Drug Offenses / Suspended Licenses: SB 327 would change the existing law that motorists lose their driver’s license for six months when convicted of a drug offense. Under the bill, the law would no longer apply to simple possession of marijuana.

Unmanned Aircraft Regulation: SB 729 would make it a Class 1 misdemeanor to knowingly use a drone to commit a crime or interfere with police or emergency medical personnel.

Spirit Consumption / Licensure: SB 536 would increase from 1.5 ounces to 4.5 ounces the quantity of spirits a licensed distiller may serve a consumer at a tasting event.

Sex Offender Registry: SB 11 would remove the name and address of the employer of a sex offender from the Sex Offender and Crimes Against Minors Registry that the Virginia State Police post on the Internet.

Dead for this year: These bills stalled in their house of origin

Most of these bills never made it out of committee; some were defeated on floor votes.

Same-Sex Marriage: Democrats were pushing for HB 5 and SB 10, as well as Senate Joint Resolutions 2, 9 and 32. These bills and proposed constitutional amendments sought to remove the prohibitions in state law and the Virginia Constitution against same-sex marriage.

School Calendar: HB 93 would have allowed local school board to start classes before Labor Day. Under current law, schools must open after Labor Day unless state officials grant the local district a waiver.

Voting Rights / Nonviolent Felons: HB 107 would have provided the automatic restoration of voting eligibility for felons convicted of nonviolent crimes, with the exception of drug offenses and election fraud.

Abortion: HB 43 would have removed the requirement for women to undergo fetal transabdominal ultrasounds before getting an abortion.

Conceal Carry: HB 443 would have allowed anyone to carry a concealed handgun without a permit.

Cigarette Taxes: HB 419 would have allowed all counties to impose a cigarette tax; currently only Fairfax and Arlington counties can do so.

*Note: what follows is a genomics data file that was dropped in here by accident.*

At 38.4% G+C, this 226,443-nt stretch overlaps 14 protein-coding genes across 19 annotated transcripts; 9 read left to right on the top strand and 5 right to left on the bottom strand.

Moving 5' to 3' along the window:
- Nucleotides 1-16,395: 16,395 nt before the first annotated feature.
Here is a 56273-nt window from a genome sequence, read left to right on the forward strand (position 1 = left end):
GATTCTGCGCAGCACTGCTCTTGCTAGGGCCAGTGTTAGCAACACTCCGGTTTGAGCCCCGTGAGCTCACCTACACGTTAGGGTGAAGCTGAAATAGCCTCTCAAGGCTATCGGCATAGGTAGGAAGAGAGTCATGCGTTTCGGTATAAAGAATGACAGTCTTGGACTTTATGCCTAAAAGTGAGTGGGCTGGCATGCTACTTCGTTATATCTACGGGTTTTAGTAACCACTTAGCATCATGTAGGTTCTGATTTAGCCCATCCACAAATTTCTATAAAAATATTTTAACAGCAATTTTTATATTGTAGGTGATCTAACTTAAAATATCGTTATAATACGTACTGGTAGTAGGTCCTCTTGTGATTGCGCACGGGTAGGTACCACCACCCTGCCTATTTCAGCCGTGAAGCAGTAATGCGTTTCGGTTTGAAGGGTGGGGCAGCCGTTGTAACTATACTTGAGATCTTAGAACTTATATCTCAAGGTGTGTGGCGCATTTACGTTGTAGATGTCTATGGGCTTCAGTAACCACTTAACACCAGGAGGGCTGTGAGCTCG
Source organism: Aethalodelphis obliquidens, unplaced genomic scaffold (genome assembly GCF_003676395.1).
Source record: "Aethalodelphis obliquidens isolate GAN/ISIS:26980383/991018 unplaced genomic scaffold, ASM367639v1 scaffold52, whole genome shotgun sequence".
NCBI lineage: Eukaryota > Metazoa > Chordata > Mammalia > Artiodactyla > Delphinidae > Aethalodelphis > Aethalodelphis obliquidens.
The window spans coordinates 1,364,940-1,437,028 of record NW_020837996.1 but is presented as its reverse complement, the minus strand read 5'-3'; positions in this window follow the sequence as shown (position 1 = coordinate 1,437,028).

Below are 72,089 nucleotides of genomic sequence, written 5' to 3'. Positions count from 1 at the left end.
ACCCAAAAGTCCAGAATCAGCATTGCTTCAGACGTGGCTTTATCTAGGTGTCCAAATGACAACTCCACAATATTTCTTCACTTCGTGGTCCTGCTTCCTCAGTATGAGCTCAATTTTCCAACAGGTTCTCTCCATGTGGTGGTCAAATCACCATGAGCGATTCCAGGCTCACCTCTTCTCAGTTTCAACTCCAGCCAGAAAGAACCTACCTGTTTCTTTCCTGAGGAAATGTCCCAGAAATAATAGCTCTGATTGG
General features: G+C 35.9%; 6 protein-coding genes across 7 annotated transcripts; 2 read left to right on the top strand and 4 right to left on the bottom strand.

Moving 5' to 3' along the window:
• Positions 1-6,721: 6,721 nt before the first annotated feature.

Texting While Driving: HB 73 would have increased the fines for texting while driving from $125 to $250 for the first offense and $250 to $500 for subsequent offenses.

Fireworks: SB 208 would have legalized the sale and use of fireworks in Virginia.

Marijuana: SB 104 sought to decriminalize simple marijuana possession and instead provide a civil penalty of no more than $100 for a first violation, $250 for a second violation and $500 for a third or subsequent violation. Currently, first offenders face up to a $500 fine and 30 days in jail.

Casinos: SB 32, 33 and 34 would have legalized casino gambling in localities where at least 40 percent of the land is government-owned and exempt from local property taxes.

License Plates / Sons of Confederate Veterans: SB 45 would have allowed the Sons of Confederate Veterans to use its logo on specialty license plates.

Hate Crimes: SB 82 would have expanded the definition of hate crimes to include criminal acts committed because of sexual orientation or gender identity.

Handguns: SB 97 would have prohibited anyone who is not a licensed firearms dealer from purchasing more than one handgun in a 30-day period.

A Report from the Virginia General Assembly

The Virginia General Assembly has now reached the midpoint of the 2016 legislative session known as the “Cross Over” on February 16, 2016.  A total of 2,798 was introduced during this year session. I would like to inform you of the most important bipartisan legislative actions and updates that was passed in the House of Delegates and now proceeds to the Senate committees. 

 There has been an increasing concerns on Public Safety across the country.  However, with much intensive bipartisan negotiations several public safety legislation was passed to help save lives in the Commonwealth.

 HB 1163 – This piece of legislation requires weapon permits from individuals who enter Virginia from states have a Virginia to honor concealed carry permitting process. It also will preserve the right of Virginia concealed carry permit holders to have their permits honored in states that require mutual agreements.

HB 1386 – This bill will give the Virginia State Police statutory authority to perform background checks on the behalf of private sellers at firearms shows.This bill will require the Virginia State Police to be present at every gun show inthe Commonwealth to perform background checks and the apprehension of those making illegal purchases.

HB 1391– This bill will prohibit a person subject to a permanent protective order from possessing a firearm for the duration of the order.  The bill will require the subjects of the protective order to transfer or sell his or her firearms within 24 hours.   

HB 20 - Requested by the peanut grower extends the sunset of $0.30 per pound excise tax on all peanuts grown in and sold in Virginia from July 1, 2016 to July 1, 2021. The proceeds from tax are used for promoting the sales and use of Virginia Peanuts.